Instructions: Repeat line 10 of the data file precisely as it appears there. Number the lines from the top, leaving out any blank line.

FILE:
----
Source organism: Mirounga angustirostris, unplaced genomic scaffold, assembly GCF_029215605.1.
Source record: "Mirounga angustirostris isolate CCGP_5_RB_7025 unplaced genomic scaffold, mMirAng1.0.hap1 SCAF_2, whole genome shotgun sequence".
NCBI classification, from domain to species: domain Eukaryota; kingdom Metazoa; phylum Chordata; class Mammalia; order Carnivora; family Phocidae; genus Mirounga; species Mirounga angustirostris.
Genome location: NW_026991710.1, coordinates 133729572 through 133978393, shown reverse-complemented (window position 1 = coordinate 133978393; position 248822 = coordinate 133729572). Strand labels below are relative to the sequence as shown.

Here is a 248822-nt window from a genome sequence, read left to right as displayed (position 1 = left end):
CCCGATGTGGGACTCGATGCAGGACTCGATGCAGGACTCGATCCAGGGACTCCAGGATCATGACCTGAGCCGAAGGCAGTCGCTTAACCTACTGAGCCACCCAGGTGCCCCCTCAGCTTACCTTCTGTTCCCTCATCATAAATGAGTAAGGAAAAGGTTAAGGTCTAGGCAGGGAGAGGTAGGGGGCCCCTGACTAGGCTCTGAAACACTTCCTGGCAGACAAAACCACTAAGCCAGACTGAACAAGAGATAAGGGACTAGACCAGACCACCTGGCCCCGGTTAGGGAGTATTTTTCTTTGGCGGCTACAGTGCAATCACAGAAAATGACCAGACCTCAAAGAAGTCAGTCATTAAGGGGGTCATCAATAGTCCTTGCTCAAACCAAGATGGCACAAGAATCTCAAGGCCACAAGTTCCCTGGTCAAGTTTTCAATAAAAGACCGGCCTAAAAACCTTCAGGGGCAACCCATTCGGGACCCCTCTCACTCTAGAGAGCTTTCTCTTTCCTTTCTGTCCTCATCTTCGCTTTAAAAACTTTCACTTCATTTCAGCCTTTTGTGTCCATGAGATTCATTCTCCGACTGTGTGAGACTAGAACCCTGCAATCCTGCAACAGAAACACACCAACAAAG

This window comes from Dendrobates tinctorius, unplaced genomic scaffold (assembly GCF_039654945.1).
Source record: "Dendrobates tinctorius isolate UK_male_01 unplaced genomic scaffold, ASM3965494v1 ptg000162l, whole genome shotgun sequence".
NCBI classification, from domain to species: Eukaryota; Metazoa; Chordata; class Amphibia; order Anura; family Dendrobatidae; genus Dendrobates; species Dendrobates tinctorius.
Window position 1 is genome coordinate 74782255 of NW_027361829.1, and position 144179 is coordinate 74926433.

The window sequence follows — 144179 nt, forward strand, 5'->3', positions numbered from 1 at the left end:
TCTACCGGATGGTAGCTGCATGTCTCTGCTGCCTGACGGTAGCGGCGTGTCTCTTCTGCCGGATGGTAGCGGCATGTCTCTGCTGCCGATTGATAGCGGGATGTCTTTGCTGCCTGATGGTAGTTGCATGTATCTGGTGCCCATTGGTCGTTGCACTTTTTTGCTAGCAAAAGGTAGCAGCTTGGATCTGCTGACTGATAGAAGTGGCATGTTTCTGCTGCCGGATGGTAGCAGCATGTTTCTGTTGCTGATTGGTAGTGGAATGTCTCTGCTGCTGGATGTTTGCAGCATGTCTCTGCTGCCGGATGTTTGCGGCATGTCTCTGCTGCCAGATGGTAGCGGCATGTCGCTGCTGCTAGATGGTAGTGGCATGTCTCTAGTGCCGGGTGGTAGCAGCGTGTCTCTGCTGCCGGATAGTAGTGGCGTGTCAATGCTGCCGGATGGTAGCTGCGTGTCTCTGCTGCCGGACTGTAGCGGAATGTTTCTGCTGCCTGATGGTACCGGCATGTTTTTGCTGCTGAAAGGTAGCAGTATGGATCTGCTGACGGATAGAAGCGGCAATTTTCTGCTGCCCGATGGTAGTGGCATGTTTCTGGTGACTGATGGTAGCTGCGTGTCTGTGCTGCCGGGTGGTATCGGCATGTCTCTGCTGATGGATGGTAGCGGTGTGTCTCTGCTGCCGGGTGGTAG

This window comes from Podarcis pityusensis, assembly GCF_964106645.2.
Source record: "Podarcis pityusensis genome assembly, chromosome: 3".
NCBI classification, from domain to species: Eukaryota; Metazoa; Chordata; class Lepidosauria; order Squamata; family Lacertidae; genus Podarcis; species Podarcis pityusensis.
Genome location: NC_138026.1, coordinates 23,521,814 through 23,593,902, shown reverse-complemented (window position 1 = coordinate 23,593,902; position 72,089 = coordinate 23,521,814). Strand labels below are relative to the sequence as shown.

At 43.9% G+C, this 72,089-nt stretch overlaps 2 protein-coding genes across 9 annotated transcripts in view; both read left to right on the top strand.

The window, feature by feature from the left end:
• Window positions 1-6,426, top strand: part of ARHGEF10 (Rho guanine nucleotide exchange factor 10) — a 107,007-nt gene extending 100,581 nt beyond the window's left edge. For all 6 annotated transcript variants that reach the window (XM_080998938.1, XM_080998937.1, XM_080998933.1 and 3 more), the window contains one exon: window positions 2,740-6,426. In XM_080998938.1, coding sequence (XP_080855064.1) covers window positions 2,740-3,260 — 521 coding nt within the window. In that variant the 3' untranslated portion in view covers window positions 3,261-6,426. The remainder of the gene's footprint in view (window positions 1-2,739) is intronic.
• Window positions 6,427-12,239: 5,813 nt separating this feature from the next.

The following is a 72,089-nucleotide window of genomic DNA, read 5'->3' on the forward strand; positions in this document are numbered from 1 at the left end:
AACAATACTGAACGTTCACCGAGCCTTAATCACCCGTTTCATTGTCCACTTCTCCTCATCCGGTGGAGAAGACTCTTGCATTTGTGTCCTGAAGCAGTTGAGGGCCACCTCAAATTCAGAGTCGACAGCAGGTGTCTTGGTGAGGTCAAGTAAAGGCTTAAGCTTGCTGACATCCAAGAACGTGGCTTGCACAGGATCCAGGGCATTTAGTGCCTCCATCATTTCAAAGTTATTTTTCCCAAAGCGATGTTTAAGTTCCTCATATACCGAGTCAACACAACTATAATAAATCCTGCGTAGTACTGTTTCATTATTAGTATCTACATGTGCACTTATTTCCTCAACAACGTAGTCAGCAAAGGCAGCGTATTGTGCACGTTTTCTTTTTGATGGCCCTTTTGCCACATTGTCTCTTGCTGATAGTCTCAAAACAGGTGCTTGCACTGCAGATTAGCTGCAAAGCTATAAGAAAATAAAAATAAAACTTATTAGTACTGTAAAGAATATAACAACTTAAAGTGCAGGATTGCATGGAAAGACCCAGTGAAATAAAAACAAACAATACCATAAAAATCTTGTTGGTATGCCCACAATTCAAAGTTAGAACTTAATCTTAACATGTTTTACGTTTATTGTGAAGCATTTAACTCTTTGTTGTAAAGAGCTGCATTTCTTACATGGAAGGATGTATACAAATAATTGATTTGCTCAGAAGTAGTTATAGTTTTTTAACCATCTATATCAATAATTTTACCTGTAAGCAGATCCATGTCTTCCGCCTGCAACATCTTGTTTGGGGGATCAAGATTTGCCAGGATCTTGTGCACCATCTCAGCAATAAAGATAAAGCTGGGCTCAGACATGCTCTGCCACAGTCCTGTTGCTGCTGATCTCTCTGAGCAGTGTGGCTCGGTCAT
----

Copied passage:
Window position 1 is genome coordinate 74782255 of NW_027361829.1, and position 144179 is coordinate 74926433.